Niccolò Niccoli

Craig Kallendorf

in Renaissance and Reformation

ISBN: 9780195399301
Published online June 2012 | | DOI:
Niccolò Niccoli

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  • Modern History (1700 to 1945)
  • Medieval and Renaissance Philosophy


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Niccolò Niccoli (b. c. 1364–d. 1437) is one of the more intriguing figures of early Italian humanism. One of the scholars interested in the revival of Antiquity who gathered around Cosimo de’ Medici in Florence, Niccoli accumulated an enormous library, which he made freely available to others and used himself in an effort to secure reliable texts of ancient authors. Yet his surviving writings consist of only “three Italian letters, two testaments, a search-list of manuscripts and some plangent tax statements” (see Davies 1987 in Invectives against Niccoli), which makes it difficult to get an accurate portrait of him. His friends presented him as a man of exquisite taste, open, generous, and intellectually brilliant. Yet he quarreled often, which led to another portrait of him as lacking in true learning, a spiteful charlatan who carped at the labors of others because he could not write anything himself. The truth is probably somewhere in between, but we will never know for sure.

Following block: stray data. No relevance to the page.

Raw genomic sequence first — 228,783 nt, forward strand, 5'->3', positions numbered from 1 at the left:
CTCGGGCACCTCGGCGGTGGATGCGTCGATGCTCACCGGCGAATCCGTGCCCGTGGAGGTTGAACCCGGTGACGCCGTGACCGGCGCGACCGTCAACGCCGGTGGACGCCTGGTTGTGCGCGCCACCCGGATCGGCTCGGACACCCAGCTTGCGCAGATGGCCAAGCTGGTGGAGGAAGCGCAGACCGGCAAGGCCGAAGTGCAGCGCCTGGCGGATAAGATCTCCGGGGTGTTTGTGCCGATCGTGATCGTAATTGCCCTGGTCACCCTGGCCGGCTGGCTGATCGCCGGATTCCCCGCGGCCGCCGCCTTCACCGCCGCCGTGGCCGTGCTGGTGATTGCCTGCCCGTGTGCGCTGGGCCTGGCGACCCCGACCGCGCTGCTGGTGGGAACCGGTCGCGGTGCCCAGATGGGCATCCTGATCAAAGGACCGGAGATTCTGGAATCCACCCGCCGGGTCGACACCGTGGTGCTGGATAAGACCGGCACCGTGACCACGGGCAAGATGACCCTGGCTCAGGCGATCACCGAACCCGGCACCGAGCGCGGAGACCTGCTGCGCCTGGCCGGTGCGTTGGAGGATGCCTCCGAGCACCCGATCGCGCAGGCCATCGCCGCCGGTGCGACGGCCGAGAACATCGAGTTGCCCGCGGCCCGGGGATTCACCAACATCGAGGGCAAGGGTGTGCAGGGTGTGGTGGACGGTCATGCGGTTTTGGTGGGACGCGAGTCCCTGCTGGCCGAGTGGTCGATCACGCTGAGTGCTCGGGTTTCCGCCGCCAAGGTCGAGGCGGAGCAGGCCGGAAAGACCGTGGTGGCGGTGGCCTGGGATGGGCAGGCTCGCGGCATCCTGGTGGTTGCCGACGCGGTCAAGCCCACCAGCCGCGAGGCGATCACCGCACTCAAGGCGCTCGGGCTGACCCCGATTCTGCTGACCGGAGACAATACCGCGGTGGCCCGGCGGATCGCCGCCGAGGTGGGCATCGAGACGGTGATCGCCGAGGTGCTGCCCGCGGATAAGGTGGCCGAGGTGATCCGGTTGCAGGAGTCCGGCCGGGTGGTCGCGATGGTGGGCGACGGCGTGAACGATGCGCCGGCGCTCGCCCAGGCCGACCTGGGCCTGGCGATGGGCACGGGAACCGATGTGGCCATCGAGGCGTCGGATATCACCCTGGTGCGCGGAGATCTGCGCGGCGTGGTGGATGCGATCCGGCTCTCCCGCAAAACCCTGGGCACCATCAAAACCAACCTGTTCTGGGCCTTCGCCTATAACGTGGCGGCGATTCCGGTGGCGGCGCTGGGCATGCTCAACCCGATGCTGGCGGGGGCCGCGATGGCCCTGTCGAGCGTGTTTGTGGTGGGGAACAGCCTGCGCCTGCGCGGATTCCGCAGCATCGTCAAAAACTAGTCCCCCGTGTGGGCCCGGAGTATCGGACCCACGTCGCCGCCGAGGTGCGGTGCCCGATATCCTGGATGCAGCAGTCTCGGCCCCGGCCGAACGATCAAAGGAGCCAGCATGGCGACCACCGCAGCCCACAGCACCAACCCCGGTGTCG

Article.  3962 words. 

Subjects: Modern History (1700 to 1945) ; Medieval and Renaissance Philosophy

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